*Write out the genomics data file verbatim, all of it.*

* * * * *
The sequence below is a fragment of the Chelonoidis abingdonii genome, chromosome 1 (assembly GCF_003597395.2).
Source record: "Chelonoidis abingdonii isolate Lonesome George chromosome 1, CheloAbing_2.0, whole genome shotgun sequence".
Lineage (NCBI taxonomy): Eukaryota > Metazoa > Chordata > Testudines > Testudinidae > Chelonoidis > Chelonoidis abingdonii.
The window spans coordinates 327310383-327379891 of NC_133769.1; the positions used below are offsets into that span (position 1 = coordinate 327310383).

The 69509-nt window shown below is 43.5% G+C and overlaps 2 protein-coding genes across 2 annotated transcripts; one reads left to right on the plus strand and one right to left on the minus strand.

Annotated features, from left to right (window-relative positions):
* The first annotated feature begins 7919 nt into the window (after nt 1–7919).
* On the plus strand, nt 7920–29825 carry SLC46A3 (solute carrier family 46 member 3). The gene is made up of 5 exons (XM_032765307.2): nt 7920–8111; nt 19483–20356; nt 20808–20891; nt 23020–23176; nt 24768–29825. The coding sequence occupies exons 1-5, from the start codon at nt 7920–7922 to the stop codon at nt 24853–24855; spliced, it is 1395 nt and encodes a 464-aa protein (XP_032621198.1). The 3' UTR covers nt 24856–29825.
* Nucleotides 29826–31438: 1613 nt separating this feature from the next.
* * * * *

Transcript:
The sequence below is a fragment of the Chelonoidis abingdonii genome, chromosome 1 (assembly GCF_003597395.2).
Source record: "Chelonoidis abingdonii isolate Lonesome George chromosome 1, CheloAbing_2.0, whole genome shotgun sequence".
Lineage (NCBI taxonomy): Eukaryota > Metazoa > Chordata > Testudines > Testudinidae > Chelonoidis > Chelonoidis abingdonii.
The window spans coordinates 327310383-327379891 of NC_133769.1; the positions used below are offsets into that span (position 1 = coordinate 327310383).

The 69509-nt window shown below is 43.5% G+C and overlaps 2 protein-coding genes across 2 annotated transcripts; one reads left to right on the plus strand and one right to left on the minus strand.

Annotated features, from left to right (window-relative positions):
* The first annotated feature begins 7919 nt into the window (after nt 1–7919).
* On the plus strand, nt 7920–29825 carry SLC46A3 (solute carrier family 46 member 3). The gene is made up of 5 exons (XM_032765307.2): nt 7920–8111; nt 19483–20356; nt 20808–20891; nt 23020–23176; nt 24768–29825. The coding sequence occupies exons 1-5, from the start codon at nt 7920–7922 to the stop codon at nt 24853–24855; spliced, it is 1395 nt and encodes a 464-aa protein (XP_032621198.1). The 3' UTR covers nt 24856–29825.
* Nucleotides 29826–31438: 1613 nt separating this feature from the next.